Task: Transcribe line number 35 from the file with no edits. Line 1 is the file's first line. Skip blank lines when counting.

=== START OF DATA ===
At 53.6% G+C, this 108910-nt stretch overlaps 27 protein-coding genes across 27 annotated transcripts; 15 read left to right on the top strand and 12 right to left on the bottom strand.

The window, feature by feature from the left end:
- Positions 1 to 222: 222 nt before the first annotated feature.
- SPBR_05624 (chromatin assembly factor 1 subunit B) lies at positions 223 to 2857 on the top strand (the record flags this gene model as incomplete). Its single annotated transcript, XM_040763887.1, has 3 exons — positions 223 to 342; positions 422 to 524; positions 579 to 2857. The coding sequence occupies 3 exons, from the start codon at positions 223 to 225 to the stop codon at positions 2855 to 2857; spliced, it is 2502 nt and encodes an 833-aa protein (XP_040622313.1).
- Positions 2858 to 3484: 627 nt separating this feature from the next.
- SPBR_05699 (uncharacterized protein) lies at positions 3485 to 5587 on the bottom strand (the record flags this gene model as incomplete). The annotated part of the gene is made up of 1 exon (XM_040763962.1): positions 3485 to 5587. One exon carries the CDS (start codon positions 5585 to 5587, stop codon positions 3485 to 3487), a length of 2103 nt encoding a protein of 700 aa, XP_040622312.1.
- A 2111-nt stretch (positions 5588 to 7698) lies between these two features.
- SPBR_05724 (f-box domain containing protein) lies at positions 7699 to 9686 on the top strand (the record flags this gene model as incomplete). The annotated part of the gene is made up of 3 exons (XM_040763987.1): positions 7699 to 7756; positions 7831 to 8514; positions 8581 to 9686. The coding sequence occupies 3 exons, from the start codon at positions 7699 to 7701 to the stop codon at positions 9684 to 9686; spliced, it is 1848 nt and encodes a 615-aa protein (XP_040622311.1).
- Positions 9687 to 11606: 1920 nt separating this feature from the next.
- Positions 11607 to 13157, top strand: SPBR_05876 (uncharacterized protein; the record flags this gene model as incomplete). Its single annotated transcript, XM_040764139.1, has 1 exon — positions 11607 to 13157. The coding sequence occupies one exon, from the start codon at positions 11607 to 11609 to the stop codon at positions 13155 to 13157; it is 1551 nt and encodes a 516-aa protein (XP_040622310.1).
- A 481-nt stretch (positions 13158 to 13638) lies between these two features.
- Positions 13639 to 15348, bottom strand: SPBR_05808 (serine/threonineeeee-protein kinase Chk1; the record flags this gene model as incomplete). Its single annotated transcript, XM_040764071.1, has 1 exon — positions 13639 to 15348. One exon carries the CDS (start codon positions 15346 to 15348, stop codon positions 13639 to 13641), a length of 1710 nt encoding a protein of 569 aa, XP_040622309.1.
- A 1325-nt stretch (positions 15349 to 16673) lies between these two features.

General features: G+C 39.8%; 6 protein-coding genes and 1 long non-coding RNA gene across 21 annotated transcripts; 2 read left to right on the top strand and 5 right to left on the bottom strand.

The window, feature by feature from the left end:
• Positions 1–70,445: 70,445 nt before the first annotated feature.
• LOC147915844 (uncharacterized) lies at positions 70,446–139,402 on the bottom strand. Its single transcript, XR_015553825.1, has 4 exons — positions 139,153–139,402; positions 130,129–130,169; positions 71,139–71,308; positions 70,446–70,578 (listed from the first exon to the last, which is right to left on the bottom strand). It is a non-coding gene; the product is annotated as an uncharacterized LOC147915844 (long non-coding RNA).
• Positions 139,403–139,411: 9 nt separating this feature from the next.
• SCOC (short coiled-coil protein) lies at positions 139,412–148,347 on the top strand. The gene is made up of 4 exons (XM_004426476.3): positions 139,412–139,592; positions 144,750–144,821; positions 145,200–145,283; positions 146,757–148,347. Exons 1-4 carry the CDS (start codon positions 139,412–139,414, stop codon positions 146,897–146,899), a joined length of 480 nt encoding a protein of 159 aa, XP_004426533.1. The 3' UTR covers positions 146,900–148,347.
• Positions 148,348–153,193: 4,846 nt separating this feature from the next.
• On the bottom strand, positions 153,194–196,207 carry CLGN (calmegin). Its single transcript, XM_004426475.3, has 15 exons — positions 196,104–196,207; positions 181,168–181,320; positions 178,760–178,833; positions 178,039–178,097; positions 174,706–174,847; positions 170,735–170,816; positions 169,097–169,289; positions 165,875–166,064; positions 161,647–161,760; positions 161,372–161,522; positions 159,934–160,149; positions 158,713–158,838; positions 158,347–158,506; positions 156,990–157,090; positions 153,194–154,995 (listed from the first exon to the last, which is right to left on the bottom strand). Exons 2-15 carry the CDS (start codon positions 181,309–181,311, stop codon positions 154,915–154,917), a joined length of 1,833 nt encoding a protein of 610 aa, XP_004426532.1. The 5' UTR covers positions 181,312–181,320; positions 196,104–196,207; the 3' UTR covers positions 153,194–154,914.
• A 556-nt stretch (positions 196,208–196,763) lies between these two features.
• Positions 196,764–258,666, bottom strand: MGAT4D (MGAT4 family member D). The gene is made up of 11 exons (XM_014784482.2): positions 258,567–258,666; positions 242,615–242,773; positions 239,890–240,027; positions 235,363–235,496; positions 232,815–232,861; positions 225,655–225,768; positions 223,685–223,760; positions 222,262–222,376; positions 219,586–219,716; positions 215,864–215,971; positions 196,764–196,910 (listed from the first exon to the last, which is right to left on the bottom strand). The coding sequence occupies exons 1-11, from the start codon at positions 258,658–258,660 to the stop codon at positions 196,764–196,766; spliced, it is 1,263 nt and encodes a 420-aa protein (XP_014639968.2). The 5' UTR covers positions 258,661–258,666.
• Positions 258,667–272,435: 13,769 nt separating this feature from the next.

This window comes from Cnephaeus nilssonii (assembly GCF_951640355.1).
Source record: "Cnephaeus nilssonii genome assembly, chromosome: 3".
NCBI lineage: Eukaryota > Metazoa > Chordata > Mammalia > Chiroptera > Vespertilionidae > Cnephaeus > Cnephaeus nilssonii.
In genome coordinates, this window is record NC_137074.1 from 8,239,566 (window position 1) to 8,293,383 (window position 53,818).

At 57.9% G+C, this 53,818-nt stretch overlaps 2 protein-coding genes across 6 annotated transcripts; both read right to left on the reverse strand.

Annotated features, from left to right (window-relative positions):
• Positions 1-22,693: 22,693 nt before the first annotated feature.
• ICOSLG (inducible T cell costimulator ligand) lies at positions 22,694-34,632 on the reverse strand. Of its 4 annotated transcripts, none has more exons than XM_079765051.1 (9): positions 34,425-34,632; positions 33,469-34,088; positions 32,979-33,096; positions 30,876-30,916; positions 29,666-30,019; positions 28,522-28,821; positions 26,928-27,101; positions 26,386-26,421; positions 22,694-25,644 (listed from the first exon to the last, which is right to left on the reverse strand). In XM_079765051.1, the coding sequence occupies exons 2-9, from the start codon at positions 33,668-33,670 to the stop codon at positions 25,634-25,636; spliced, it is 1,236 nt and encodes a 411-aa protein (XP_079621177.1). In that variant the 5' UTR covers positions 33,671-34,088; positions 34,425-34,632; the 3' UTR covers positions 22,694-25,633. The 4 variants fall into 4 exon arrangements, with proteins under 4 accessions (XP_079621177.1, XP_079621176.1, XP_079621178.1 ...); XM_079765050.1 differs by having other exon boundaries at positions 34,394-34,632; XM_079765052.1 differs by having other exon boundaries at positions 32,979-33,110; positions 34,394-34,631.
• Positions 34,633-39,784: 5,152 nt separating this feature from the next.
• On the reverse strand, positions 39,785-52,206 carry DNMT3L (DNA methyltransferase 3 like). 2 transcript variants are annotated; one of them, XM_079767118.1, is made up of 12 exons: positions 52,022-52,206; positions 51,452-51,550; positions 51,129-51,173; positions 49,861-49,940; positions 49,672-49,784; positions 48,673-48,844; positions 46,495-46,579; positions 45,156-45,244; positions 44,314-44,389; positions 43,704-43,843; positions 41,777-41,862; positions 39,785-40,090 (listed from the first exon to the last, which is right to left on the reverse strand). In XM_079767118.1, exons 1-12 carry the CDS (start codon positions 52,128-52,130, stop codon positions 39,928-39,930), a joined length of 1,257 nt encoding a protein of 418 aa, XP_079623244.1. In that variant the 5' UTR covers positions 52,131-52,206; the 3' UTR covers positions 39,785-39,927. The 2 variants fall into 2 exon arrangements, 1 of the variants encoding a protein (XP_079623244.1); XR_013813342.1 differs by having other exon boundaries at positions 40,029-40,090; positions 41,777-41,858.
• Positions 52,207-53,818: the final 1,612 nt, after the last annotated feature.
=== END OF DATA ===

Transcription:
• Positions 52,207-53,818: the final 1,612 nt, after the last annotated feature.